To keep the yuan from rising against the dollar, China purchases more than $200 billion in foreign securities every year. A few central banks are buying gold again, and some economists are counseling the People's Bank of China, the country's central bank, to diversify its reserves from dollars into gold.

A significant revaluation of the dollar against the yuan seems inevitable, and it will cause a wholesale adjustment for the dollar against other Asian currencies. With so much of what the world consumes now coming from China and other Asian economies, the dollar will be worth a lot less to gold miners in South Africa or Russia, and Asian currencies would be worth more. The Chinese yuan or South Korean won price of gold would not rise, and might fall, but the US dollar price of gold would increase, a lot.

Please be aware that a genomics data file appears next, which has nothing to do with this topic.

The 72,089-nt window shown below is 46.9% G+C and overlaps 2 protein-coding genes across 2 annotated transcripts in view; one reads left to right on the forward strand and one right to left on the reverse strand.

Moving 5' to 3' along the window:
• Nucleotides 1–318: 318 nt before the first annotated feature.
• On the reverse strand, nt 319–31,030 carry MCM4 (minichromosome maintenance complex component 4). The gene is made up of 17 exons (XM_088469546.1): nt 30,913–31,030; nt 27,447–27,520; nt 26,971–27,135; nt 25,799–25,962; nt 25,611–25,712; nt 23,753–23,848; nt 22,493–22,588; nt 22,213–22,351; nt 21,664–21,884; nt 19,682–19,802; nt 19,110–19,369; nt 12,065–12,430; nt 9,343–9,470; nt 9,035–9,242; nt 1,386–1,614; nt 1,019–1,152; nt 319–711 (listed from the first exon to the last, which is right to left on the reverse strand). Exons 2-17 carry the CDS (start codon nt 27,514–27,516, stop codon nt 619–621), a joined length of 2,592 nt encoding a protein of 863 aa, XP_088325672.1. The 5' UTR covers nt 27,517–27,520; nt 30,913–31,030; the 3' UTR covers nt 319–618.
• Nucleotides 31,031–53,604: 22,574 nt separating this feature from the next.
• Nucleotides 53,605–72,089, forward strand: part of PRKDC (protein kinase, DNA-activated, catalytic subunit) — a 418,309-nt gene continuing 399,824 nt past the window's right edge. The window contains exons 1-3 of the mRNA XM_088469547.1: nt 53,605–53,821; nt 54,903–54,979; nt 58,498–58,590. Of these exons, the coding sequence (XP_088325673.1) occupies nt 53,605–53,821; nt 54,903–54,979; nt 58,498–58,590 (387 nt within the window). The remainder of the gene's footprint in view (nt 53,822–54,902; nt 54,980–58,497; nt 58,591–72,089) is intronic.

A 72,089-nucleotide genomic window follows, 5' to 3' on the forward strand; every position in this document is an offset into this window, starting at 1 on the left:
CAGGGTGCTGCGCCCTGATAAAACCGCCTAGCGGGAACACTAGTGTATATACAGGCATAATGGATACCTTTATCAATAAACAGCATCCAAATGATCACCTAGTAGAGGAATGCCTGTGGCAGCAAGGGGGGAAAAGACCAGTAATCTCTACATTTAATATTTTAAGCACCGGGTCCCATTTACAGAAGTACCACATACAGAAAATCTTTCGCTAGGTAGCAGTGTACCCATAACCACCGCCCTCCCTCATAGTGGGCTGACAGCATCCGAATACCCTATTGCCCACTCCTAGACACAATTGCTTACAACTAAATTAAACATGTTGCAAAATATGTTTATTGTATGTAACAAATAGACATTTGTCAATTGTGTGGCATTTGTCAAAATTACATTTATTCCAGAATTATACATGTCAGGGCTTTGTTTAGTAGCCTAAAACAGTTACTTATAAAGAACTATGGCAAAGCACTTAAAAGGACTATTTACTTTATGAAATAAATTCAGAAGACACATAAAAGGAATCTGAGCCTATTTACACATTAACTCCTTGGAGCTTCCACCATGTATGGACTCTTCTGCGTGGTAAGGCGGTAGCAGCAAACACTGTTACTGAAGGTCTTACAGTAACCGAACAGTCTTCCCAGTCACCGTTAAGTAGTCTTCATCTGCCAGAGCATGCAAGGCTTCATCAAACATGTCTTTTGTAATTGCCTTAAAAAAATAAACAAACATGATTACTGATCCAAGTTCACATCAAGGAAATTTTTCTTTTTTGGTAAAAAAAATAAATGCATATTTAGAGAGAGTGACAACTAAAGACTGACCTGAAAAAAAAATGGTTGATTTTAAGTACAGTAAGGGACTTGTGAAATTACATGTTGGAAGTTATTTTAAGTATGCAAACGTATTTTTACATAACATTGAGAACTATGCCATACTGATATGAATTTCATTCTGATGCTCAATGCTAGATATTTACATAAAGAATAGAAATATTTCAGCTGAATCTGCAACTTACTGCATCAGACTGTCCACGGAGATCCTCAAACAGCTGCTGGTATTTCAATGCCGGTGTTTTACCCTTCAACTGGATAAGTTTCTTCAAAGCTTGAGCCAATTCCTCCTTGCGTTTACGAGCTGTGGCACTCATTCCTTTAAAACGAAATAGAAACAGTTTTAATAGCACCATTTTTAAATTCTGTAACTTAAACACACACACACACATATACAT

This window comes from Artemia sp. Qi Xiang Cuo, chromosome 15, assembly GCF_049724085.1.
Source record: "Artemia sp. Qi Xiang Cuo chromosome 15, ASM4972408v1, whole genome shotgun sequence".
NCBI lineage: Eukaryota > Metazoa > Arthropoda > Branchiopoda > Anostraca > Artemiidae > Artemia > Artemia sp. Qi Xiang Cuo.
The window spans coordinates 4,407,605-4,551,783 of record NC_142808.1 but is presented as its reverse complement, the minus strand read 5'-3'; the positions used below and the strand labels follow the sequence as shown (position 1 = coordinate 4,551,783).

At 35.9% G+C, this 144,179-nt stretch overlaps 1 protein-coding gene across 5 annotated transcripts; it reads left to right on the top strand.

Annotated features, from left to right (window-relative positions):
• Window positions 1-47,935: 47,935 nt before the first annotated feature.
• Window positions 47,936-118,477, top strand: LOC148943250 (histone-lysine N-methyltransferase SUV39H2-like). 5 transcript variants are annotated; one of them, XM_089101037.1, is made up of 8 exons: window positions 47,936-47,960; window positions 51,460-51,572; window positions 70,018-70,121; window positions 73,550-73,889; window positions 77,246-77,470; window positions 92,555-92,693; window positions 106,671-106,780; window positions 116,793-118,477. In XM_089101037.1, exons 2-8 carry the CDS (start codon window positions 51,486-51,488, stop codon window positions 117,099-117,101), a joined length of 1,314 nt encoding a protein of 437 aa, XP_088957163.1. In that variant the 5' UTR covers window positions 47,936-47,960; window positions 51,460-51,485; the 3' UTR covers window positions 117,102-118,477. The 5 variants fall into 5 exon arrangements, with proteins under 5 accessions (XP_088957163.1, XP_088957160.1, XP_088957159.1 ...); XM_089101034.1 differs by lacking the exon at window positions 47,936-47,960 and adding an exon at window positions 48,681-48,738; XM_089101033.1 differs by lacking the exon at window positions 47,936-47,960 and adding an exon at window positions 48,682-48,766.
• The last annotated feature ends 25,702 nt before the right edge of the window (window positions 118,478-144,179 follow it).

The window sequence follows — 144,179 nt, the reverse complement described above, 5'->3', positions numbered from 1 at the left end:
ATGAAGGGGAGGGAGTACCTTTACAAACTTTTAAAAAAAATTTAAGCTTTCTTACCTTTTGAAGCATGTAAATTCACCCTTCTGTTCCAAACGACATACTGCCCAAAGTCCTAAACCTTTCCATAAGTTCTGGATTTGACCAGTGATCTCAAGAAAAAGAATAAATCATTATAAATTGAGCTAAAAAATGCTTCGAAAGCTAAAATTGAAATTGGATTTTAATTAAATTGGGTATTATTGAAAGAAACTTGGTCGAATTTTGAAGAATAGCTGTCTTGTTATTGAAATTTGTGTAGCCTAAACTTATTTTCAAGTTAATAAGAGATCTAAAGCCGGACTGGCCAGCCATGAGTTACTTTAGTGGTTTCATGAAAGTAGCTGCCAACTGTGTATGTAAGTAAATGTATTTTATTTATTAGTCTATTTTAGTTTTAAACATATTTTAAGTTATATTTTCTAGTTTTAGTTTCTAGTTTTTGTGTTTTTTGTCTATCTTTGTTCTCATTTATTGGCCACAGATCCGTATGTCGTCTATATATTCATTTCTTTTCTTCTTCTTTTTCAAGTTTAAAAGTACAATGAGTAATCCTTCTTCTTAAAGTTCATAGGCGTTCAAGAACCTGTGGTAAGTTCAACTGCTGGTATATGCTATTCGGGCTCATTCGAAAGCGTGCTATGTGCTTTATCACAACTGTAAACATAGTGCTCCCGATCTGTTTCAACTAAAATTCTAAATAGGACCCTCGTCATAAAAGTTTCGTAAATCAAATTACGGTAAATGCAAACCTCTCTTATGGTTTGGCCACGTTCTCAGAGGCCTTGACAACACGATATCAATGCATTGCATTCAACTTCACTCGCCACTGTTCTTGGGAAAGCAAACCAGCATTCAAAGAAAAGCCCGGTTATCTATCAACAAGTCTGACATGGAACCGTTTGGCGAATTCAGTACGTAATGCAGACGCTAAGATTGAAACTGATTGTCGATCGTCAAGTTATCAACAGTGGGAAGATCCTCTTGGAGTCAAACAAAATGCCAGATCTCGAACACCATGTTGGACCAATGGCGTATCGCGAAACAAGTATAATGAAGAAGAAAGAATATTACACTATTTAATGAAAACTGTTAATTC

International investors with wealth to park are foolish to put it in dollars; however, the currencies with the best prospects are backed by governments with poor track records for controlling inflation or honoring commitments to foreign investors. Could you tell your mother her money would be safe in Korean or Chinese bonds?

If private investors continue to doubt the dollar and bet on gold, central banks will be forced into gold. Investors won't trust currencies back by dollars, and central banks would be just as foolish as private investors to trust won- or yuan-denominated bonds.